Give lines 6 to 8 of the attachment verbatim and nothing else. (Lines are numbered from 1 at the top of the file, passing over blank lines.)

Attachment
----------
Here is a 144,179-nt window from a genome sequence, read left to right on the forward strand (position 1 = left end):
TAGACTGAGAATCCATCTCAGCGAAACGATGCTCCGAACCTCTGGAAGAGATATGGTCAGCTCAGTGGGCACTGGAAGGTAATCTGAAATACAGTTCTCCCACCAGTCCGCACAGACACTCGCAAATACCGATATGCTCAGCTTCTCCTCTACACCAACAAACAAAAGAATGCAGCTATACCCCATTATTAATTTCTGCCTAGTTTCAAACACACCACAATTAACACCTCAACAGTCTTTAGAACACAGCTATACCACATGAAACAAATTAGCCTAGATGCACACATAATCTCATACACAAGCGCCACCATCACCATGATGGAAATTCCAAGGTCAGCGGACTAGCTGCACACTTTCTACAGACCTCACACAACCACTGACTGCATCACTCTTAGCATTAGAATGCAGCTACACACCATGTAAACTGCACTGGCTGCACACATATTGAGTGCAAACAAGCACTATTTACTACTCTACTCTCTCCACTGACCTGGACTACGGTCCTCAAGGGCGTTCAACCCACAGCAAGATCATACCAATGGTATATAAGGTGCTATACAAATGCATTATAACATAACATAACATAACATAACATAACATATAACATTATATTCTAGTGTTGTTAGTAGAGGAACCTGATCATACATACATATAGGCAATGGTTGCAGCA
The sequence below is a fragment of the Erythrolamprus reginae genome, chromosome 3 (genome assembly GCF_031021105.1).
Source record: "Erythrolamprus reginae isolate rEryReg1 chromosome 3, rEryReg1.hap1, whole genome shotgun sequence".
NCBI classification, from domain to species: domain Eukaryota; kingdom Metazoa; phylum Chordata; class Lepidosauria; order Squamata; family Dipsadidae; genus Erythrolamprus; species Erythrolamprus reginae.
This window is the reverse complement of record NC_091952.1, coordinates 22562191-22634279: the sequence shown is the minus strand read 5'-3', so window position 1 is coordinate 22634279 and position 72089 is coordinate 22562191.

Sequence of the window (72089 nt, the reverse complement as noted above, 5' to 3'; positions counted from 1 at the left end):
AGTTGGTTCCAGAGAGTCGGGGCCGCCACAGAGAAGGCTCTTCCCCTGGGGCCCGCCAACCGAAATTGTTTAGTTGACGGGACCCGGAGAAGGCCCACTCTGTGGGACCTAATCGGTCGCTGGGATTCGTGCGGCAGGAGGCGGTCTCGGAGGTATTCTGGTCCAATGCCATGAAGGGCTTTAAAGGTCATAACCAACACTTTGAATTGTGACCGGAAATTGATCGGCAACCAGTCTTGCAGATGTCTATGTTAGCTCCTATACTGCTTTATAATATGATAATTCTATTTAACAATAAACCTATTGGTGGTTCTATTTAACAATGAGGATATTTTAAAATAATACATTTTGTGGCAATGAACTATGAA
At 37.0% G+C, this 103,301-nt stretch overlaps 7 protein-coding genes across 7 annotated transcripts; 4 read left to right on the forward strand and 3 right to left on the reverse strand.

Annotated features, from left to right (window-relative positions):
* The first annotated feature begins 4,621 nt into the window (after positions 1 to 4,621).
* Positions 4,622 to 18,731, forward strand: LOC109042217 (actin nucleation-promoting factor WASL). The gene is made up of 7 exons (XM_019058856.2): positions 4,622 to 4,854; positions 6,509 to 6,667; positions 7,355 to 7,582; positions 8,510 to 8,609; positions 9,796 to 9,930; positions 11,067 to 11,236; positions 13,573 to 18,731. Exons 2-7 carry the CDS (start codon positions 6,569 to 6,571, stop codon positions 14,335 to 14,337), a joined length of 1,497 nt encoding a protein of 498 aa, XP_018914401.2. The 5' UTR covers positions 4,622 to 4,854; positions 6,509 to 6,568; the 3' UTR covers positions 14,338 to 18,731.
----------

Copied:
This window is the reverse complement of record NC_091952.1, coordinates 22562191-22634279: the sequence shown is the minus strand read 5'-3', so window position 1 is coordinate 22634279 and position 72089 is coordinate 22562191.

Sequence of the window (72089 nt, the reverse complement as noted above, 5' to 3'; positions counted from 1 at the left end):
AGTTGGTTCCAGAGAGTCGGGGCCGCCACAGAGAAGGCTCTTCCCCTGGGGCCCGCCAACCGAAATTGTTTAGTTGACGGGACCCGGAGAAGGCCCACTCTGTGGGACCTAATCGGTCGCTGGGATTCGTGCGGCAGGAGGCGGTCTCGGAGGTATTCTGGTCCAATGCCATGAAGGGCTTTAAAGGTCATAACCAACACTTTGAATTGTGACCGGAAATTGATCGGCAACCAGTCTTGCAGATGTCTATGTTAGCTCCTATACTGCTTTATAATATGATAATTCTATTTAACAATAAACCTATTGGTGGTTCTATTTAACAATGAGGATATTTTAAAATAATACATTTTGTGGCAATGAACTATGAA